HONG KONG: Almost 300,000 people voted for full democracy in Hong Kong within the first few hours of an unofficial online referendum yesterday in a civil campaign that has sparked warnings from China’s Communist Party leaders.
Social tensions have steadily risen in the former British colony that returned to Chinese rule in 1997 – with pro-democracy activists threatening to blockade part of the city’s financial district if China doesn’t allow opposition candidates to run in a 2017 election.
While Beijing says Hong Kong can go ahead with a city-wide vote in 2017 for the city’s top leader, the most far-reaching experiment in democracy in China since the Communist takeover in 1949, senior Chinese officials have ruled out allowing the public to nominate candidates. Instead, Beijing insists a small committee of largely pro-Beijing loyalists choose who gets on the ballot, which would effectively render the ability to vote meaningless.
Even with the ‘PopVote’ website functioning only intermittently after a cyber-attack earlier in the week, more than 200,000 ballots were cast in the first five hours of voting, said the Public Opinion Programme at the University of Hong Kong, which is handling the vote.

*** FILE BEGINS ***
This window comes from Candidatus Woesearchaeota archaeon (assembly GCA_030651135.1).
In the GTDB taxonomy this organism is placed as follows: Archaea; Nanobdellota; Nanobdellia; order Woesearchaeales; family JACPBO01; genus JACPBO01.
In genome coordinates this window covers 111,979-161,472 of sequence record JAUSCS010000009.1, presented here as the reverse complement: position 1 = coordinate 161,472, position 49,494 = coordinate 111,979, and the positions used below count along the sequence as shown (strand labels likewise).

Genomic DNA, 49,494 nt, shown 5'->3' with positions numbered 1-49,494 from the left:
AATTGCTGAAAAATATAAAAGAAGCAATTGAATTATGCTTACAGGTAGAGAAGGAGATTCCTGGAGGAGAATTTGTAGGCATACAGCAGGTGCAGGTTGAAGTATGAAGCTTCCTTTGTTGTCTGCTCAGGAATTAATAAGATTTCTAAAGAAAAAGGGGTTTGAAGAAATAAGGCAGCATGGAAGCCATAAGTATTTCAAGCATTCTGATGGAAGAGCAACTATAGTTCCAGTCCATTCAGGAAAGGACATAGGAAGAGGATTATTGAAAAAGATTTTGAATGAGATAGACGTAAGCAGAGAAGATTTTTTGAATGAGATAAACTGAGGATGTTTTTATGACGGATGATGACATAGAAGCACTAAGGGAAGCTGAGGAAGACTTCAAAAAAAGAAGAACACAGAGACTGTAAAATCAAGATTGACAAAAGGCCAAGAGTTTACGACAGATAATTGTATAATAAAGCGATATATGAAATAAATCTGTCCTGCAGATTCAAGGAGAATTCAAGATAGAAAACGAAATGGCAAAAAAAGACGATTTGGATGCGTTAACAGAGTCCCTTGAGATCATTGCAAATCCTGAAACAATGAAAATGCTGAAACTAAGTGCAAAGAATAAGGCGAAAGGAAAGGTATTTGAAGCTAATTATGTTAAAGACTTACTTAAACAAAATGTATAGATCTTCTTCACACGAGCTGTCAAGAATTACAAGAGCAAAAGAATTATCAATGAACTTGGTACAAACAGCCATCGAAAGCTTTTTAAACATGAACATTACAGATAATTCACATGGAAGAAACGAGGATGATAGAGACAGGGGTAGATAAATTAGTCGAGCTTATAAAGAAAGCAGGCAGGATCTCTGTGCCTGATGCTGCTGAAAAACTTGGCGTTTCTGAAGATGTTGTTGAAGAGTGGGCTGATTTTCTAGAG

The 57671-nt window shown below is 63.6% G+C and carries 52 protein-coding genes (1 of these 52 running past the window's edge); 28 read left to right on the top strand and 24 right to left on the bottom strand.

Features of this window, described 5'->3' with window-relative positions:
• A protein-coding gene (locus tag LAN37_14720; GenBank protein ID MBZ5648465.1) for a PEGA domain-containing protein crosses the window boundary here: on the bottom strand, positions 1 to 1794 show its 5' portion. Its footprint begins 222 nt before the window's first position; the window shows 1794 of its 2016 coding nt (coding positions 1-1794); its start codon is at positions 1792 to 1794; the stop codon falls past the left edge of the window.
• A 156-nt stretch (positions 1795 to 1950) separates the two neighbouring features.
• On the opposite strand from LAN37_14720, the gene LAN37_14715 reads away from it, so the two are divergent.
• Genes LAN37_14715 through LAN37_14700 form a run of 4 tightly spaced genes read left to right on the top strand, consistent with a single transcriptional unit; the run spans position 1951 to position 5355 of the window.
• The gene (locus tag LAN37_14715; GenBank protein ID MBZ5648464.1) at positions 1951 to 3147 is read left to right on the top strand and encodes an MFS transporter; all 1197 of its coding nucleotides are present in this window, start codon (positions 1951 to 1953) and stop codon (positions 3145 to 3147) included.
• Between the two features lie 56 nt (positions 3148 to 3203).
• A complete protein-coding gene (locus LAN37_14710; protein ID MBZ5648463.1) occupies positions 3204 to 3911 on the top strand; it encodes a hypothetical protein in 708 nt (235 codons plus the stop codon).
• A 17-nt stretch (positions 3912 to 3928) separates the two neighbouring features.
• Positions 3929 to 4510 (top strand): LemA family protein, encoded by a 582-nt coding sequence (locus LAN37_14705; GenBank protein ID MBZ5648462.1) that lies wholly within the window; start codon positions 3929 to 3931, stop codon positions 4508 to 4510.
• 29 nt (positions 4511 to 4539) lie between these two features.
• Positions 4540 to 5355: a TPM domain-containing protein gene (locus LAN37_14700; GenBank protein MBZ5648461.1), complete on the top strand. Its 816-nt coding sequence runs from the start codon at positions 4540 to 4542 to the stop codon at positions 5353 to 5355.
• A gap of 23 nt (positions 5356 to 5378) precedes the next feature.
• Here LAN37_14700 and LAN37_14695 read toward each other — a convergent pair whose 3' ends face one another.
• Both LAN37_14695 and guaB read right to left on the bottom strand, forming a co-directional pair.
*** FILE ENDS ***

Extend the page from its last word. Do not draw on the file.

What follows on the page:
Most of the votes were cast through a smartphone app.
“We hope the government can understand through this referendum how strong public demand is, and take this into consideration when making a decision,” said Benny Tai, associate professor of law at the University of Hong Kong and one of the organisers of the vote.
The referendum offers alternative proposals for reform going into the upcoming 2017 election, so that it would conform to international democratic standards.
Voters are required to give their identification number to prevent cheating.
A spokesman for the Hong Kong government said the civil referendum had “no legal effect” and there was no provision under Hong Kong laws for such a vote.
The Hong Kong and Macau Affairs Office under the Chinese central government’s State Council said in a statement the election method was not in line with the universal suffrage method determined by the Basic Law and National People’s Congress, China’s rubber-stamp parliament. AGENCIES